This Hasidic Mom Biked 50 Miles To Help Sick Kids | | Jew in …

Posted By on September 20, 2018

While Hasidic women are commonly seen pushing children filled strollers, some of them, like Chumi Borenstein, push themselves to great heights on bikes to help sick children in need. Bike 4 Chai, perhaps the biggest biking fundraiser in the Tri-State Area, is taking place today and tomorrow, raising millions of dollars and increased awareness for children battling cancer and other serious diseases. With over $9.6 Million raised so far for this years event, the Chai Lifeline Bike-a-thon is known for rallying together Orthodox Jewish men and boys from all over the world. They run the gamut from Modern Orthodox to Yeshivish to Hasidic, and all are there for the purpose of riding 180 miles through New Jersey, Pennsylvania and New York over two days. Its sister event, Tour de Simcha, unites Orthodox Jewish women with a similar goal. The latest incarnation of Tour de Simcha raised over $1.2 Million for Camp Simcha, a summer camp for families needing a respite from their struggles with childhood illness.

Chumi Borenstein is a Gur Hasidic mother of two, a full-time assistant, and notary public, who put aside her other duties to don a bike helmet and ride for charity.Borenstein had the inspiration to join Tour de Simcha randomly. Last year, it popped up on my feedat the time I had been working full-time for a year, I had two kids, I needed to do something that was just for meand I also needed to exercise. She went out and bought a bike five and a half weeks before the event a 75-mile ride for which most people had been training for months. I just went to the park and trained every single day for five weeks. Once I did that, I was hooked.

While her husband was all for her participation, some of his family was uncertain about it. Due to stringencies within the Hasidic community in which Borenstein lives, there was a similar reaction when she started to drive a car. There were just a few people that we didnt tell until they found out. We just didnt want to [take] any risk. Biking is the same thingthe way I dress when I bike may not be what people approve of. People are worried that you cant be fully tznius while youre biking, but thats not true.

Borenstein rides with leggings and a skirt, and has never had an issue with tznius or mobility when she rides. Aside from her husbands positive response, many of her friends were inspired to get on the bike too. Additionally, she has received a lot of positive feedback in her fundraising efforts. For all the negative there has been double positive. While she picked and chose very carefully to whom she campaigned, it has become easier. I dont like asking people for things. I keep it between me and my friends. I reached out to my fathers communityTheres much more support over there. I reach out to where I know there is support.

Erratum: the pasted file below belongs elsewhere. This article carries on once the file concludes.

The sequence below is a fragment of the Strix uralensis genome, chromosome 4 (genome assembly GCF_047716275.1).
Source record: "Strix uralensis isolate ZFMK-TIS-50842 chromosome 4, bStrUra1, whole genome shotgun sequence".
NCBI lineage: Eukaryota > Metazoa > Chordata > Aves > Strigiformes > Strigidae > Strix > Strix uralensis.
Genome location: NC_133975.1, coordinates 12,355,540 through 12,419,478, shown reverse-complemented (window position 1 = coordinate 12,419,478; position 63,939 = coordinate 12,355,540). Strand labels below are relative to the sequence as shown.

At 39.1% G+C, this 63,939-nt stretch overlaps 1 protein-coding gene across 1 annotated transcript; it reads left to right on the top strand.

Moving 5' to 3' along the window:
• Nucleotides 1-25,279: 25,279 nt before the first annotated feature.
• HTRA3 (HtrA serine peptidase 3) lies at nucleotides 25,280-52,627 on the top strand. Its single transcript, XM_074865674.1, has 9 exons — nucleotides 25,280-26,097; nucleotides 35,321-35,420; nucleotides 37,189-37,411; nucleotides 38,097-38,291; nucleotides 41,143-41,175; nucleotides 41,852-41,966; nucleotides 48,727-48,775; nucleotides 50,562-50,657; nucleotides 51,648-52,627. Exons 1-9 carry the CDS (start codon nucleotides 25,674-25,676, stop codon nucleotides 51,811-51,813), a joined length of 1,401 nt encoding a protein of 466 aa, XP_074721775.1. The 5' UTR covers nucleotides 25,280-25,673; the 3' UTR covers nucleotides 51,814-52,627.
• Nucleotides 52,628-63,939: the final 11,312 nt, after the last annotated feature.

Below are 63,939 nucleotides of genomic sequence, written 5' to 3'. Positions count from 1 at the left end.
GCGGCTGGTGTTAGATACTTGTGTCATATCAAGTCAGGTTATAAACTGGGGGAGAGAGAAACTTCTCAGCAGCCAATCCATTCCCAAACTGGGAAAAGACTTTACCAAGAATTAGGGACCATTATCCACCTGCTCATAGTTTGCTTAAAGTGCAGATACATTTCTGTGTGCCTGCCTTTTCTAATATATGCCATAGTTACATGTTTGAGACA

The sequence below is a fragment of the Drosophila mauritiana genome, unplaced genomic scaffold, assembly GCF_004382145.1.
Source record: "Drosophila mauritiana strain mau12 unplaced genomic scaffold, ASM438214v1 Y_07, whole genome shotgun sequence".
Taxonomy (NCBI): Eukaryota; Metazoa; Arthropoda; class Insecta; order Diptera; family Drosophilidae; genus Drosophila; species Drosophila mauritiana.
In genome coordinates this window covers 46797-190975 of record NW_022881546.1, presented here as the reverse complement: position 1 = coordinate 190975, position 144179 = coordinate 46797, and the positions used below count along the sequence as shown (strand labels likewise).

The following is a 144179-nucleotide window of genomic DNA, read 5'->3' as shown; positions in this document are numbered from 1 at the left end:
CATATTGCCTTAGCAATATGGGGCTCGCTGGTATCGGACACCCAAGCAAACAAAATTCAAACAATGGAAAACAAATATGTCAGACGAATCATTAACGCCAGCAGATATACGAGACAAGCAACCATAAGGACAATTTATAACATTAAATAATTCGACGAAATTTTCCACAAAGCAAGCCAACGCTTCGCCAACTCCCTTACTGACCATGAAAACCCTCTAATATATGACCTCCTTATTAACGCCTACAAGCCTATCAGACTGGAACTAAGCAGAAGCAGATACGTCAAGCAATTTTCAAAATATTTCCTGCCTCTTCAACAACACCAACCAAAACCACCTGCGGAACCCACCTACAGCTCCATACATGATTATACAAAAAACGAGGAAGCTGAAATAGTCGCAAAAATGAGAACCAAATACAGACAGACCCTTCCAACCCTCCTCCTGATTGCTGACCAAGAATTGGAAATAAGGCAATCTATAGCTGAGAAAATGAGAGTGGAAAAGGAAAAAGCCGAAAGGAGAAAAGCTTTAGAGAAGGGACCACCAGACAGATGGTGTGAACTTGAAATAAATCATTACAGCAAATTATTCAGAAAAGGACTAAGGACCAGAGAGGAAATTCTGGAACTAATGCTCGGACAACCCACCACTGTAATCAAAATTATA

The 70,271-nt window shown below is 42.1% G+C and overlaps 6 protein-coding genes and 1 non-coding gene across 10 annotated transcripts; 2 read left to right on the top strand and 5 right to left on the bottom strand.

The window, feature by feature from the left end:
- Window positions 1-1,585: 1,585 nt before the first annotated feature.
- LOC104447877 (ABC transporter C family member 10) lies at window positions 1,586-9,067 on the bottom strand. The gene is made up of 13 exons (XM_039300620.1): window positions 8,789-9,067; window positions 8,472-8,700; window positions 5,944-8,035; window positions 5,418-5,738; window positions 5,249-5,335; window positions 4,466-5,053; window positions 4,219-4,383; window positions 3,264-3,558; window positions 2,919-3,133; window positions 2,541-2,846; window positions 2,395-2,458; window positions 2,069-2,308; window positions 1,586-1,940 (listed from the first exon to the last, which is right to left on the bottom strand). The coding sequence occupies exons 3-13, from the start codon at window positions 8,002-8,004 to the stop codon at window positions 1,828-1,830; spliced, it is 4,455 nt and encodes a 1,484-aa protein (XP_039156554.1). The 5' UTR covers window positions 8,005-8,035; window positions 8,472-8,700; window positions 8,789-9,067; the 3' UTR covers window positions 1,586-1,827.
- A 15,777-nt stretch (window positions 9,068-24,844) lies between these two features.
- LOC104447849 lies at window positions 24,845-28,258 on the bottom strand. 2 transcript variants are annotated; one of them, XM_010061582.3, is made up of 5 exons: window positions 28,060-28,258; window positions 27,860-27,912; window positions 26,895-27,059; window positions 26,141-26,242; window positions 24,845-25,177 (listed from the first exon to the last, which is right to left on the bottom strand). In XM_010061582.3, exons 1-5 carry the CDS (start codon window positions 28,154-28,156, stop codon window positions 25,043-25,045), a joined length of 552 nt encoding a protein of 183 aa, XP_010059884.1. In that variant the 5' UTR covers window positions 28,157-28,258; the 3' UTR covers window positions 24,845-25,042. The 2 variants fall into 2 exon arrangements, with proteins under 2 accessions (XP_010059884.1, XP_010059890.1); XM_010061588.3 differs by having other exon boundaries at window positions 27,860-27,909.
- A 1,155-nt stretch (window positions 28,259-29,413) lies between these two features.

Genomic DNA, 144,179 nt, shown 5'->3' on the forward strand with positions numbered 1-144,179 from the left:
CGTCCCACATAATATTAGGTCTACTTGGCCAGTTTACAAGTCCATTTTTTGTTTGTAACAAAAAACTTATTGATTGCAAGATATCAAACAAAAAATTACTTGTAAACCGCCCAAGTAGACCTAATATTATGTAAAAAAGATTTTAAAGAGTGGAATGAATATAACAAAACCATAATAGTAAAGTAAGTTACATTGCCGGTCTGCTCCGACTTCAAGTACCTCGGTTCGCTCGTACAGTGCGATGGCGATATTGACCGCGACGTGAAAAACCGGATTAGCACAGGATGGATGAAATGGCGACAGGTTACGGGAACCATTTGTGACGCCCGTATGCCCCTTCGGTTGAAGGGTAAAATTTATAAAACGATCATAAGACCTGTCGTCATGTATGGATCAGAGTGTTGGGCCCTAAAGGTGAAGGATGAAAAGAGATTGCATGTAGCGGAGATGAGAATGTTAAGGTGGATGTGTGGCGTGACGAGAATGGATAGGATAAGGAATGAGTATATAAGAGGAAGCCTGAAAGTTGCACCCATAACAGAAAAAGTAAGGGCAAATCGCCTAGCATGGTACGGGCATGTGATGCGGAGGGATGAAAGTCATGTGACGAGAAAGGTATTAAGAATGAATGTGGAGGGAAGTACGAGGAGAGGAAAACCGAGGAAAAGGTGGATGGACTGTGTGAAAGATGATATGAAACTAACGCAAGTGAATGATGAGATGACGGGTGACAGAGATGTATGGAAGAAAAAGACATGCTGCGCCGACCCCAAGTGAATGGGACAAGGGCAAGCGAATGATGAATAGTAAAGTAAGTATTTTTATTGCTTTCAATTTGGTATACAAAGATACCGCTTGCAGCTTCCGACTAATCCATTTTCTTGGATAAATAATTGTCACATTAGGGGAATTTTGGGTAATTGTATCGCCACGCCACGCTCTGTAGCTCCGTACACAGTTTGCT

That accepting community where Borenstein grew up is in Glasgow, Scotland, where her father was the rabbi and she grew up surrounded by all kinds of Jews. When she married her husband, she moved to Boro Park. My parents are from Manchester. At the time the Glasgow Kollel had the best offer for him so they moved up therewith the idea that they would go for a couple of years and then move back to Manchester. A year after they moved there, the shul there need a chazzan and he moved into that role and eventually the role of rabbi. That was 27 years ago. Borenstein grew up with an open mind about athleticism. Anything that was acceptable was fine so long as we were tznius at the same time. Even in her current community, she sees a more open-minded change occurring for the good. Boro Park has definitely changed. People are accepting more and the younger crowds are not so boxed in. In terms of the youngest crowd, Borenstein gets great support from her children. My son is five. He thinks its great. He tells all his teachers my mommy bikes hes my little supporter.

Last year, Borenstein was able to ride 50 out of the 75 miles and his hoping to go further each time she participates. Borenstein is thrilled to be a part of something that brings together Orthodox women from all different communities and viewpoints. Its a big mix of people involved: [Sefardim from] Deal, a lot of Lakewood Yeshivish ladies. Its a really big mix. With that diversity comes differences in the attire they wear to bike as well. Youll have loads of people with tichels and 3/4 sleeves as people with shorts and short sleeved t-shirts. The feeling of achdus, togetherness, that comes from the experience is the highlight of the event. Youll ride along next to someone. It doesnt matter to you if theyre Hasidish or Yeshivish or not frum at all. Were all doing something for the same cause and were all in it together. When it comes to that, labels and tagsit doesnt make a difference.

The experience has given her a deeper appreciation for all kinds of Jews. At the end of the day, whatever you are, theres always something youre working on. Theres always something youre trying to get better at, to change, to do something for yourself. Everyone has their own life, whether its easy or hard, were all tackling something.

A former Hollywood script editor, Jerusalem event planner, non-profit fundraiser and professional blogger, Sara Levine is an accomplished writer and editor. After graduating from USC's School of Cinematic Arts, her first screenplay was well-received by story executives at major studios. As a journalist, her articles have been published internationally in popular magazines and websites. With over 18 years experience as a story consultant, her notes and critiques on novels and scripts have been used to select and improve material by top studios, networks, agencies and writers in Hollywood and beyond. She is currently at work on her first novel.

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